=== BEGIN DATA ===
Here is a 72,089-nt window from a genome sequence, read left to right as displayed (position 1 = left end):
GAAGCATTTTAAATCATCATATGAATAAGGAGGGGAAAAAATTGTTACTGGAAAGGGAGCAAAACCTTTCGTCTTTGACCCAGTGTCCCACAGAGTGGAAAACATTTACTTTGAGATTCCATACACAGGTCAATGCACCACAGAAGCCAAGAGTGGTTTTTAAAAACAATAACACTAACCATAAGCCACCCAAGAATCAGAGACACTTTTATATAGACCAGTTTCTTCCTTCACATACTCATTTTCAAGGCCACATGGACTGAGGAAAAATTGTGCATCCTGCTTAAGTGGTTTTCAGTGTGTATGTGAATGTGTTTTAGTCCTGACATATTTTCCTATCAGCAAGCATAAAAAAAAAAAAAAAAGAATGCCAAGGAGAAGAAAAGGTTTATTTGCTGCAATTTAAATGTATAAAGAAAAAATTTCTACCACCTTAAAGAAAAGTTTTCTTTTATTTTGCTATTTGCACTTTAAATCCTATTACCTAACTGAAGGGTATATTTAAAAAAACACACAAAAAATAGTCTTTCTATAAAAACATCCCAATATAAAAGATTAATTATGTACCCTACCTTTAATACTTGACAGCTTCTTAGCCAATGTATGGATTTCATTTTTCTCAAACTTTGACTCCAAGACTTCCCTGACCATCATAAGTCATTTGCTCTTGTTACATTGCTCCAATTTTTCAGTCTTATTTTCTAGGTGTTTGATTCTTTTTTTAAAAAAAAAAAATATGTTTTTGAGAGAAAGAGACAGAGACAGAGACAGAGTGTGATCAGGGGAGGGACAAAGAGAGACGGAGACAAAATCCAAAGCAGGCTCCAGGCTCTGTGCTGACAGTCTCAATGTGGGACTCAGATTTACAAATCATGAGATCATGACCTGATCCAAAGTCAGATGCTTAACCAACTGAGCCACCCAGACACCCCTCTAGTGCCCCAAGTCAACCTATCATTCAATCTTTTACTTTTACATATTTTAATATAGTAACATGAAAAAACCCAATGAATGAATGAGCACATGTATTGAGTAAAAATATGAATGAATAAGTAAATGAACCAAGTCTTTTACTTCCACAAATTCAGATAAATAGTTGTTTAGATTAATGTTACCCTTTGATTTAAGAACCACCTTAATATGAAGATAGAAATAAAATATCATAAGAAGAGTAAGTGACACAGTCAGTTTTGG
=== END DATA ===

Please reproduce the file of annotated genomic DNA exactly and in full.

Here is a 72,089-nt window from a genome sequence, read left to right as displayed (position 1 = left end):
GAAGCATTTTAAATCATCATATGAATAAGGAGGGGAAAAAATTGTTACTGGAAAGGGAGCAAAACCTTTCGTCTTTGACCCAGTGTCCCACAGAGTGGAAAACATTTACTTTGAGATTCCATACACAGGTCAATGCACCACAGAAGCCAAGAGTGGTTTTTAAAAACAATAACACTAACCATAAGCCACCCAAGAATCAGAGACACTTTTATATAGACCAGTTTCTTCCTTCACATACTCATTTTCAAGGCCACATGGACTGAGGAAAAATTGTGCATCCTGCTTAAGTGGTTTTCAGTGTGTATGTGAATGTGTTTTAGTCCTGACATATTTTCCTATCAGCAAGCATAAAAAAAAAAAAAAAAGAATGCCAAGGAGAAGAAAAGGTTTATTTGCTGCAATTTAAATGTATAAAGAAAAAATTTCTACCACCTTAAAGAAAAGTTTTCTTTTATTTTGCTATTTGCACTTTAAATCCTATTACCTAACTGAAGGGTATATTTAAAAAAACACACAAAAAATAGTCTTTCTATAAAAACATCCCAATATAAAAGATTAATTATGTACCCTACCTTTAATACTTGACAGCTTCTTAGCCAATGTATGGATTTCATTTTTCTCAAACTTTGACTCCAAGACTTCCCTGACCATCATAAGTCATTTGCTCTTGTTACATTGCTCCAATTTTTCAGTCTTATTTTCTAGGTGTTTGATTCTTTTTTTAAAAAAAAAAAATATGTTTTTGAGAGAAAGAGACAGAGACAGAGACAGAGTGTGATCAGGGGAGGGACAAAGAGAGACGGAGACAAAATCCAAAGCAGGCTCCAGGCTCTGTGCTGACAGTCTCAATGTGGGACTCAGATTTACAAATCATGAGATCATGACCTGATCCAAAGTCAGATGCTTAACCAACTGAGCCACCCAGACACCCCTCTAGTGCCCCAAGTCAACCTATCATTCAATCTTTTACTTTTACATATTTTAATATAGTAACATGAAAAAACCCAATGAATGAATGAGCACATGTATTGAGTAAAAATATGAATGAATAAGTAAATGAACCAAGTCTTTTACTTCCACAAATTCAGATAAATAGTTGTTTAGATTAATGTTACCCTTTGATTTAAGAACCACCTTAATATGAAGATAGAAATAAAATATCATAAGAAGAGTAAGTGACACAGTCAGTTTTGG